We have just returned from a short break in Leipzig, formerly the home of Johann Sebastian Bach. It was something of a music pilgrimmage for me, though we found time to do less music 'sights', such as the immense (and immensely impressive) Völkerschlachtdenkmal, a memorial to the dead of the Battle of Leipzig in 1813. I hadn't even realised there was a Battle of Leipzig then, but it turns out to have been the largest battle ever fought by mankind up to that point and sealed the fate of Napoleon, who abdicated shortly thereafter.
Anyway: I have to say I was a bit disappointed in the Bach side of things. There is certainly the Tomaskirche (pictured), where Bach was Director of Music for the last 27 years of his life. We went to a service there, which was moving enough. The church has two organs, JSB's grave, a memorial window to him and an excellent continuing choral tradition. Except the organs are relatively modern and definitely wouldn't have been played by Bach; the church interior was renovated extensively throughout the 20th Century, so that it looks nothing like what Bach would have known; and we're not even quite sure if the contents of the Bach grave are actually of Bach and not some random other gentleman. Bach was actually buried at St. John's, which was destroyed by bombing in WW2, so what were thought to be his remains were moved to the Tomaskirche in 1950 -but the identification of the St. John's grave as Bach's relied on 'folk memories' of him having been buried in a certain location.
Meanwhile, Bach also ran the Nicolaikirche, which was just a hundred yards or so from our hotel. It had its interior completely re-done during the late 18th Century in fantastic neo-classical style -meaning that it too bears no relation to anything Bach would have seen, no matter how splendid it looks today.
So we drove to Eisenach, Bach's birthplace. There, the Bachhaus is the place where Bach grew up until he was about 10. It is full of furniture from the mid-18th Century -except none of it was actually owned by the Bachs. The house, though, is as he would have known it -except for the minor detail revealed by one display photograph, of the morning after an American bombing raid in 1944 -namely, that the building was extensively damaged and thus what you see today is, mostly, a fairly modern repair job.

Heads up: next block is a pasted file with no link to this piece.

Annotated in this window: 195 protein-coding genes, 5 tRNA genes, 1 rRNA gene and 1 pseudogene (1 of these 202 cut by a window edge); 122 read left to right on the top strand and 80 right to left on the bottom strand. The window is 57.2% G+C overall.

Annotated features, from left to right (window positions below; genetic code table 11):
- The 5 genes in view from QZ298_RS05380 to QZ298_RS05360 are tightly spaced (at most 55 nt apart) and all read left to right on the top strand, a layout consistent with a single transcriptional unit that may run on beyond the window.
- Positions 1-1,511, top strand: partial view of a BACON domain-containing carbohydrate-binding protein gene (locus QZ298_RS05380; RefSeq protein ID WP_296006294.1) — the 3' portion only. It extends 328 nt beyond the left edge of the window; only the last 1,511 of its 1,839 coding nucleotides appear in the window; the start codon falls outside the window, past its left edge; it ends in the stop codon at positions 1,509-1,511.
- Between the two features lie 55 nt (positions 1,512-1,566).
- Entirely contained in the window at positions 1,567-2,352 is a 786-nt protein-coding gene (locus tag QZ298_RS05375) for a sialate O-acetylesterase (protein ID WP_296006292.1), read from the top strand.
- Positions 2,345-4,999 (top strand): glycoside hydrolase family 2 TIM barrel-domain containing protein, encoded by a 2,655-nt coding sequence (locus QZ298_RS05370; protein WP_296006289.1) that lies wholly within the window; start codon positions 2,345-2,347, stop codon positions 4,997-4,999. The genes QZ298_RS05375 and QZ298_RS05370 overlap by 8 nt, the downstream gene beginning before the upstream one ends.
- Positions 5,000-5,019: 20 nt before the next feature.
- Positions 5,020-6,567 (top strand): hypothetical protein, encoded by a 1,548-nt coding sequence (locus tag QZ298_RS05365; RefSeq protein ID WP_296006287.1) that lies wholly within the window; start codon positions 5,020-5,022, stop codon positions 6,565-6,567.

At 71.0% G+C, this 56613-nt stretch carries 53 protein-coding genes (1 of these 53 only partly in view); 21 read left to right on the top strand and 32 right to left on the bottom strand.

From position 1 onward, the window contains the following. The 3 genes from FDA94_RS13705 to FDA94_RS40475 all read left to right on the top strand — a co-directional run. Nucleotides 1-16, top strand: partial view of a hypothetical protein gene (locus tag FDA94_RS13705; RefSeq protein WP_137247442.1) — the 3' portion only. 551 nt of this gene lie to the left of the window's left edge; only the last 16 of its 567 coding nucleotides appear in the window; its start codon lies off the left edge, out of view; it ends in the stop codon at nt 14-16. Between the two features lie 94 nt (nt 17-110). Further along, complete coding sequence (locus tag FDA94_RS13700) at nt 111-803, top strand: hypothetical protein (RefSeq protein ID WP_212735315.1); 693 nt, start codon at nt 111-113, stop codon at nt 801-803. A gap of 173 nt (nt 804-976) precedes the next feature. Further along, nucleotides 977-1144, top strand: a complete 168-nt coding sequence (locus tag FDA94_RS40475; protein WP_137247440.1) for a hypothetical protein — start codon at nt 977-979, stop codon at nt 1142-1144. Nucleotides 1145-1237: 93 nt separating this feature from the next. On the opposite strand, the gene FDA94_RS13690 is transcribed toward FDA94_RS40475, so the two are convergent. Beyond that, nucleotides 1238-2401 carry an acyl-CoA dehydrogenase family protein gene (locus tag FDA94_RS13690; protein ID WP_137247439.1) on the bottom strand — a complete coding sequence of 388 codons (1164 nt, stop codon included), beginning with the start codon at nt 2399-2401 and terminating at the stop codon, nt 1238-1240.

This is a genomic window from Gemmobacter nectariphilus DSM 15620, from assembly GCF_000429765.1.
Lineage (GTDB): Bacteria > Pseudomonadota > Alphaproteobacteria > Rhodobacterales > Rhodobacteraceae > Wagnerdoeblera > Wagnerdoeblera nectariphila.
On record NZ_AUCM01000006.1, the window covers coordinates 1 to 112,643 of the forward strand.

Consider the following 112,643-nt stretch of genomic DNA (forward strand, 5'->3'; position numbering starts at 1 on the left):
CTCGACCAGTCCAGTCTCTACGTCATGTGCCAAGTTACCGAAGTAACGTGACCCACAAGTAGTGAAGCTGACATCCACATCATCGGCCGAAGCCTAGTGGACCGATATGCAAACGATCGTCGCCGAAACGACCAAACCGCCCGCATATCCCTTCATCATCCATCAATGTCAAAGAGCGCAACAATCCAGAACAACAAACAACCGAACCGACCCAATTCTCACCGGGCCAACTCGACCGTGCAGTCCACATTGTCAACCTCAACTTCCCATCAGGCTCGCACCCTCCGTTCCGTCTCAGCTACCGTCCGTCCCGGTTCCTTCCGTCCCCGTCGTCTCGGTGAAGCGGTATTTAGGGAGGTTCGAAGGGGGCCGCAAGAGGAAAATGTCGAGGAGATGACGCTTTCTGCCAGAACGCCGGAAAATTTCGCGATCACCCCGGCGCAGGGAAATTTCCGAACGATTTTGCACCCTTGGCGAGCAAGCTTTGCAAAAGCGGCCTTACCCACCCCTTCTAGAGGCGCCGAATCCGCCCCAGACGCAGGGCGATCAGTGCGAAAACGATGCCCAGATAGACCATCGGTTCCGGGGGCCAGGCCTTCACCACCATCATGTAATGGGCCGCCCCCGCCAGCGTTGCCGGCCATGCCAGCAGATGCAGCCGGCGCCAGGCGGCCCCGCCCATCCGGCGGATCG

Back to Leipzig: the Bach Museum opposite the Tomaskirche is well worth an extended visit. I think we spent the best part of three hours in there, which is a bit of a record for us and museums of any sort! At one point, their guided audio tour invites you to look out of a window to a place where the Thomas School that Bach worked in (and composed in) would have been. Why isn't it there now? Because the Mayor of Leipzig decided to demolish it.
Yup. Just like that, in 1902, the place where Bach composed some of the most glorious works of music the world possesses was demolished. They managed to save a door (which they transplanted to the Eisenach Bachhaus museum).
So, sadly, I came to the conclusion that Bach isn't really in Leipzig anymore (unlike, say, Britten in Aldeburgh: go to that part of the Suffolk coast and Britten's presence is still real, tangible and immediate). There are some places he would have wandered, some buildings he would have known -but they mostly don't bear any resemblance to what he would have seen. Some of the most important places he lived and worked in don't exist. Even his grave might not be his.
I came to the conclusion that the only substantial, real monument to Bach these days is his music -and after learning about the Battle of Leipzig (some 60 years after his death), with thousands of Napoleon's troops camping in the town in a cold October, with their tendency to burn anything made of wood or paper to keep warm, I'm rather more surprised than I was that so much of Bach's music has survived the predations of time!
It was a flying visit, of course (three days), so no time to visit Weimar, Arnstadt, Mühlhausen, Köthen or the many other places in that corner of Germany that Bach would have known and visited or lived in. Perhaps the presence of Bach is better felt in those other places? Future visits may tell me!
I nevertheless enjoyed Leipzig a lot. It just wasn't the 'Bach lives Here' memorial I'd hoped to discover there -which probably says more about the level of my expectations than anything else.